2013 Team Needs: San Francisco 49ers
PFF's Jeff Deeney analyzes how the 49ers could use free agency to turn their NFC Championship title into a Super Bowl crown.
2013 Team Needs: San Francisco 49ers
The past season saw the San Francisco 49ers capture their first George Halas Trophy in 18 years, and come agonizingly close to adding another trophy named for an NFL legend. Head Coach Jim Harbaugh made the gutsy move mid-season to hand the franchise’s hopes to second-year quarterback Colin Kaepernick, and with a revamped offense and one of the stingiest defenses in the league, the Niners were one of the most complete outfits in football.
The 49ers boast one of the deepest teams in the league, but with several players departing they will still have some holes to fillin the offseason.
Here is a look at a few needs and possible solutions. Click here for a full list of all the 49ers’ free agents.
Michael Crabtree emerged as a bona fide No. 1 receiver in 2012. His numbers jumped after Kaepernick became the starting quarterback, and Crabtree finished the year with a 2.55 Yards per Route Run (YPRR) figure, which tied him with Calvin Johnson for third-best on the list. San Francisco quarterbacks had a 119.5 QB rating when throwing to Crabtree in 2012, which was tied for the fourth-best rating in the league.
After Crabtree, there are question marks going into 2013. Both Mario Manningham and Kyle Williams suffered torn ACLs late in 2012, and their status is still uncertain for the beginning of 2013. Randy Moss has hinted he would like to play another season, but it’s likely he will look for a different team where he can play a larger role in the offense. Ted Ginn Jr. is also a free agent and not likely to return. Meanwhile, rookie A.J. Jenkins dropped the only pass thrown to him in 2012.
Manningham had proven to be a solid starter opposite Crabtree, earning a +8.1 grade in 12 games. He caught 76.4% of passes thrown his way, while dropping only one all season. Williams averaged a little over 20 snaps a game before his season-ending injury in Week 12. His 1.43 YPRR in limited time is in the bottom half of that category.
The Free Agent Fix: Brandon Gibson
Brandon Gibson set a career mark with 691 receiving yards in 2012, while catching five touchdown passes, one more than he had his first four years in the league combined. Gibson earned a +6.6 grade in 2012, while catching 68.0% of the passes thrown to him. Sam Bradford racked up a 108.3 QB rating when targeting Gibson during the season.
Gibson would provide excellent depth to a wide receiving corps that may not be healthy at the beginning of 2013. He turns 26 in the offseason and should be entering his prime, and the durable Gibson has missed only three games in the past three seasons.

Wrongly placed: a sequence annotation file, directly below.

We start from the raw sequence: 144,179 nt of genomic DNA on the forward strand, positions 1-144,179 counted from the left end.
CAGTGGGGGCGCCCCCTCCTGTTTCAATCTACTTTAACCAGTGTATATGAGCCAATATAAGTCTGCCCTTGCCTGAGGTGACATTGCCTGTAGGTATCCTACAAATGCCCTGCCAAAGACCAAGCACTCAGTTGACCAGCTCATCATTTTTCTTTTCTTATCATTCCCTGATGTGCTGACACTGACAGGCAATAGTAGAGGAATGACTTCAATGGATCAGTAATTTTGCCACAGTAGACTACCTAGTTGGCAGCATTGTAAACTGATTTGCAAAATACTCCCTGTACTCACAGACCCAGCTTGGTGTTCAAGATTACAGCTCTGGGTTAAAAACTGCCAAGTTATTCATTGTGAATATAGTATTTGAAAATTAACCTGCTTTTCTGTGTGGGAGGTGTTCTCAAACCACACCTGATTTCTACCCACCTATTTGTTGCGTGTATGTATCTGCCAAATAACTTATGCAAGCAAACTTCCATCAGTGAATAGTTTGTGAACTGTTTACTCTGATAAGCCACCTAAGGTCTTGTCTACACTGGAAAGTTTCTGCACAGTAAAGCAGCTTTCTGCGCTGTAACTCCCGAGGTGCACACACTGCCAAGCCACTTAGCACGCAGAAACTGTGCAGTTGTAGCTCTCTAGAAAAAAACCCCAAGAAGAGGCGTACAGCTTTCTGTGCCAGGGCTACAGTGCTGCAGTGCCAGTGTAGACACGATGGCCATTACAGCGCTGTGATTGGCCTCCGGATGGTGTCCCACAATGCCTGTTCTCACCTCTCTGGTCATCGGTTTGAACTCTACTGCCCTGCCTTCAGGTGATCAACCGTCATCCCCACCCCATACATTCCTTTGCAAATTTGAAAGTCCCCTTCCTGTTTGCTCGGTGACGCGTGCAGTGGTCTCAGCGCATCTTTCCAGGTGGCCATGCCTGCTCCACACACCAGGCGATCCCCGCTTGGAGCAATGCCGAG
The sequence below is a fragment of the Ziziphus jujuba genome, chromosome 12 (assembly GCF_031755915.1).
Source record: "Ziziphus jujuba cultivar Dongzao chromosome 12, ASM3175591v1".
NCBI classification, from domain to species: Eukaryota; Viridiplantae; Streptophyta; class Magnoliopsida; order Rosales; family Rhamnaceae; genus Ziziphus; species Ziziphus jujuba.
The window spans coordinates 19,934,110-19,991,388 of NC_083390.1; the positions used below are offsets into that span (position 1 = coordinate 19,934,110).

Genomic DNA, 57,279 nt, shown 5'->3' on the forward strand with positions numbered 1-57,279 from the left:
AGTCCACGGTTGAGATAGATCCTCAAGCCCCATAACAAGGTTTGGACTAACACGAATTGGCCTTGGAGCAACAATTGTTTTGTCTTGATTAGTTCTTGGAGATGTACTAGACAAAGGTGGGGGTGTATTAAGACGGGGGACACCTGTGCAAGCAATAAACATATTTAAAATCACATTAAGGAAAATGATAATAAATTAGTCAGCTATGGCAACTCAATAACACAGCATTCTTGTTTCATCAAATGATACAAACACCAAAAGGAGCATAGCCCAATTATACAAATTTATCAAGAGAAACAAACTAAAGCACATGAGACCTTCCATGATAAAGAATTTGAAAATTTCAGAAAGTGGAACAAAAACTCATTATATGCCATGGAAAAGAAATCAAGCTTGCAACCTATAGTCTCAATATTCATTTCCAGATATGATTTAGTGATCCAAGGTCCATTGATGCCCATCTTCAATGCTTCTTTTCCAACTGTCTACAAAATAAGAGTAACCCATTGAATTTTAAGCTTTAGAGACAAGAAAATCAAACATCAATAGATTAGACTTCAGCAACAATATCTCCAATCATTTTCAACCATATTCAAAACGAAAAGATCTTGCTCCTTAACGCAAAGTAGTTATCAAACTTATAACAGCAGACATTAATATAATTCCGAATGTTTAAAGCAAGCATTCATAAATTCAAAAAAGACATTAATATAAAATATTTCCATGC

The 49ers went with either a nickel or dime package a little over 63% of the time in 2012. When they go with five or more defensive backs, the nose tackle is usually the first to sub out of the lineup. While defensive ends Ray McDonald and Justin Smith played 982 and 840 snaps respectively, starting nose tackle Isaac Sopoaga saw the field on only 335 plays during the regular season.
Unfortunately, in those limited snaps Sopoaga’s play earned him a -12.0 overall grade, landing him 82nd on our list of 85 interior defensive linemen. Sopoaga was non-existent rushing the passer, generating only three QB disruptions in 129 rushes. He wasn’t much better against the run, as his -7.4 grade ranked 77th out of 85 tackles, and he tallied a mediocre 6.4 Run Stop Percentage.
The Free Agent Fix: Aubrayo Franklin
The 49ers would best be served to bring back one of the former members of their defense. Franklin’s return to San Francisco (he played for the 49ers from 2007-2010) would provide a solid, short-term solution at the nose tackle position, and easily shore up the only hole in their run defense. He earned a +6.8 grade against the run in 2012, and his 11.1 Run Stop Percentage ranked second among interior linemen.
With Kaepernick suddenly entrenched as the franchise quarterback, Alex Smith will be looking for a new home in 2013.
Smith has one year left on his contract at $7.5 million, with $1 million of that guaranteed. The other $6.5 million becomes guaranteed if he’s on the roster on April 1. Suffice it to say that prior to that date he will be either traded for (most likely) a late-round pick or be released and able to choose his new team.
The only other QB on the roster is Scott Tolzien, who served as the third quarterback in 2011 and 2012 after being claimed from the San Diego Chargers. The 49ers will need to bring someone in to compete with Tolzien for the No. 2 job.
The Free Agent Fix: Jason Campbell
I am sure many 49er fans will cringe at first glance of Campbell’s name, as he struggled mightily to a -5.5 grade behind a porous offensive line in Chicago’s Week 11 game at Candlestick. Another game Campbell would also like to forget came in 2010 when, while leading the Raiders against the 0-5 49ers, he was held to 83 yards passing, registered a 10.7 QB rating, and threw two interceptions in a 17-9 loss.
That being said, Campbell was on his way to leading the Raiders to a 4-2 record when he went down for the season with a broken collarbone in Week 6 of the 2011 season. He had garnered a +4.0 grade on the year before getting injured, and had put up a respectable 84.2 QB rating and 7.1 yards per attempt. Campbell was sacked only 8.2% of the time he was pressured, which was the lowest percentage of any starting quarterback in 2011.
Campbell would fit the mold of a solid, veteran No. 2 quarterback, and would provide some insurance since the 49ers’ offense often sees Kaepernick running or scrambling with the ball in his hands.
A cheaper, more mobile option might be Josh Johnson, who narrowly lost the No. 3 job to Tolzien in the preseason, before ending up in Cleveland.
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